In this article, we are going to cover the DataTable class in C#.

To download the source code for this article, you can visit our GitHub repository.

DataTable is a data structure that is a member of the System.Data namespace. It consists of columns that define the data type and rows that hold individual records, making it ideal for structured data sets. Good use cases include reading information from a relational database or files organized in columns and rows.

Create a DataTable and Define the Structure

Creating a DataTable in C# requires two steps:

  • Declaring and instantiating a DataTable object
  • Defining the structure by calling the Add() method on the Columns property

Let’s jump in with an example.

First, let’s declare and instantiate dt, a DataTable:

Support Code Maze on Patreon to get rid of ads and get the best discounts on our products!
Become a patron at Patreon!

var dt = new DataTable();

Next, let’s define the structure of our table:

dt.Columns.Add("Ticker", typeof(string));
dt.Columns.Add("Date", typeof(DateTime));
dt.Columns.Add("Price", typeof(double));

Calling the Add() method creates a new DataColumn object and assigns a reference to it in the Columns property of dt, our DataTable.  Passing Ticker, Date and Price as string parameters defines the ColumnName property of the new columns. We use the typeofoperator to explicitly define the DataType property of our DataColumn objects.

Populate a DataTable in C#

Now that we’ve created and defined our DataTable, let’s add some data. There are three steps to adding a record:

  • Declaring and instantiating a DataRow object by calling the NewRow() method on the DataTable
  • Populating the DataRow by setting each column to the data we want to populate
  • Calling the Add() method on the Rows property to add the new DataRow to our DataTable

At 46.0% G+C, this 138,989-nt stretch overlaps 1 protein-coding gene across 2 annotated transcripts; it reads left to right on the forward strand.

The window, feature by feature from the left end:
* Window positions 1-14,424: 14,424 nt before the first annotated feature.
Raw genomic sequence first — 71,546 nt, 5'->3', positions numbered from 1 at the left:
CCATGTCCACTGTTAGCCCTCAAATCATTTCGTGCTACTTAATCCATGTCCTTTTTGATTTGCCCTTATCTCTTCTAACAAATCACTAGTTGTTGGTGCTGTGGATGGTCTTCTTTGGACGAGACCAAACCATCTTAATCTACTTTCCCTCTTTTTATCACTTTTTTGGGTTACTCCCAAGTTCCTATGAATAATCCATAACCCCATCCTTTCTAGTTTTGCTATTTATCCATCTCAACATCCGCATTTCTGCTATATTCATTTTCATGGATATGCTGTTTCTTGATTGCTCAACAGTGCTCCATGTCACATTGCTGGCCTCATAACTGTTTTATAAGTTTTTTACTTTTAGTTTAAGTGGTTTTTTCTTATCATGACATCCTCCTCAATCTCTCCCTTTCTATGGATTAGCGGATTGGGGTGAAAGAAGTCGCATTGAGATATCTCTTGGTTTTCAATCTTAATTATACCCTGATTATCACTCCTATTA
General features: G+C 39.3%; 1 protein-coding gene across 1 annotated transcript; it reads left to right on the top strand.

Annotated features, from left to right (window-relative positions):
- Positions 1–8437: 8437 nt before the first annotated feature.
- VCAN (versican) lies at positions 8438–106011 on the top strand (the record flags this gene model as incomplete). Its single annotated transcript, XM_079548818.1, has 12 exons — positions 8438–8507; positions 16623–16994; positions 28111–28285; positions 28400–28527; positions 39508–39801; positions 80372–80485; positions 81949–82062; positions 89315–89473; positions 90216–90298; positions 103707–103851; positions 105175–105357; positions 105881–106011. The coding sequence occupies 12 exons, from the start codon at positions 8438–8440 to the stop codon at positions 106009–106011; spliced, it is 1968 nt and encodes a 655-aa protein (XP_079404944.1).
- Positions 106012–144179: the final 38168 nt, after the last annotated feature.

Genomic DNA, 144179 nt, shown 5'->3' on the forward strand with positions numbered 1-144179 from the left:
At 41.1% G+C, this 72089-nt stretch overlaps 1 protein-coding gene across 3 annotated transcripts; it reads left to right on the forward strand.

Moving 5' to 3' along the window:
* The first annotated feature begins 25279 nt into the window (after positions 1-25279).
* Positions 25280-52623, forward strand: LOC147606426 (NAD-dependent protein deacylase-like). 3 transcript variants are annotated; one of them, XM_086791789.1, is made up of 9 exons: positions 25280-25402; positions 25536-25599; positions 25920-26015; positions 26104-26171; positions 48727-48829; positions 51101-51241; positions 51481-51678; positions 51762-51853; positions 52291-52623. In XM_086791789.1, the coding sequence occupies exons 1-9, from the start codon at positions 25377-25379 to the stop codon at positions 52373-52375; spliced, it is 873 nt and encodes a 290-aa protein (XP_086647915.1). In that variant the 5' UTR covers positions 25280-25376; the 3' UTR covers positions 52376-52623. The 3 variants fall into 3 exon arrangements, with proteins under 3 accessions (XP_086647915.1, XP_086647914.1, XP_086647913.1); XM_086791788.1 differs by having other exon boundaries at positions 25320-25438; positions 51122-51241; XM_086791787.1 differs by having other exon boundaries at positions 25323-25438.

Let’s apply these steps by adding a record for Microsoft’s stock price.

First, let’s create a DataRow object:

DataRow row = dt.NewRow();

Next, let’s update row by referencing each column to insert the data we want to add:

row["Ticker"] = "MSFT";
row["Date"] = new DateTime(2023, 3, 3);
row["Price"] = 255.29;

Here, we use the ColumnName property of each DataColumn object to populate the data. However, we could populate the columns by index:

row[0] = "MSFT";
row[1] = new DateTime(2023, 3, 3);
row[2] = 255.29;

The Ordinal property of the DataColumn object assigns a zero-based int index to each column in the order it’s added. Referencing 0, 1 and 2 has identical behavior to referencing Ticker, Date and Price. We’re just referencing different properties of the same object.

Common DataTable Properties

In addition to the Columns and Rows properties, DataTable has a couple of common properties that allow us to apply relational data modeling concepts in memory in C#.

Primary Key

A primary key is defining one or more columns as a unique identifier for records in a table. We can use the PrimaryKey property to define this in C# with a DataColumn[] object.

Building off our example, let’s create a new column and assign it as the primary key of our table:

var pkCol = new DataColumn("Key", typeof(int));
dt.Columns.Add(pkCol);

var pkCols = new DataColumn[1];
pkCols[0] = pkCol;

dt.PrimaryKey = pkCols;

First, we’re defining pkCol, a variable referencing Key, a new DataColumn we’re adding to our table. Next, we create pkCols, which is holding a reference to Key, the column we want as our primary key. Finally, we’re setting the PrimaryKey property to the pkCols column array, defining the primary key of our table.

Constraints

Constraints allow us to set rules to limit what can be inserted into a table. This is beneficial as it guarantees reliability in tables and relationships between multiple tables. In C#, the Constraints property references a ConstraintsCollection object that stores defined constraints.

Let’s look at what constraints exist on our table:

foreach (Constraint constraint in dt.Constraints)
{
    Console.WriteLine(constraint.ConstraintName);
    Console.WriteLine(constraint.GetType());
}

Here, we loop through each item in our table’s ConstraintCollection and print the ConstraintName and type.

Let’s run the code and view the output:

Constraint1
System.Data.UniqueConstraint

Constraint1 is our only Constraint object in our Constraints property. It is a UniqueConstraint that was automatically created by defining the PrimaryKey property for our table. It prevents adding duplicates to our Key column, ensuring integrity for the unique identifier of our table.

Common Methods of DataTable Class in C#

DataTable has several common methods that make wrangling structured data sets easy.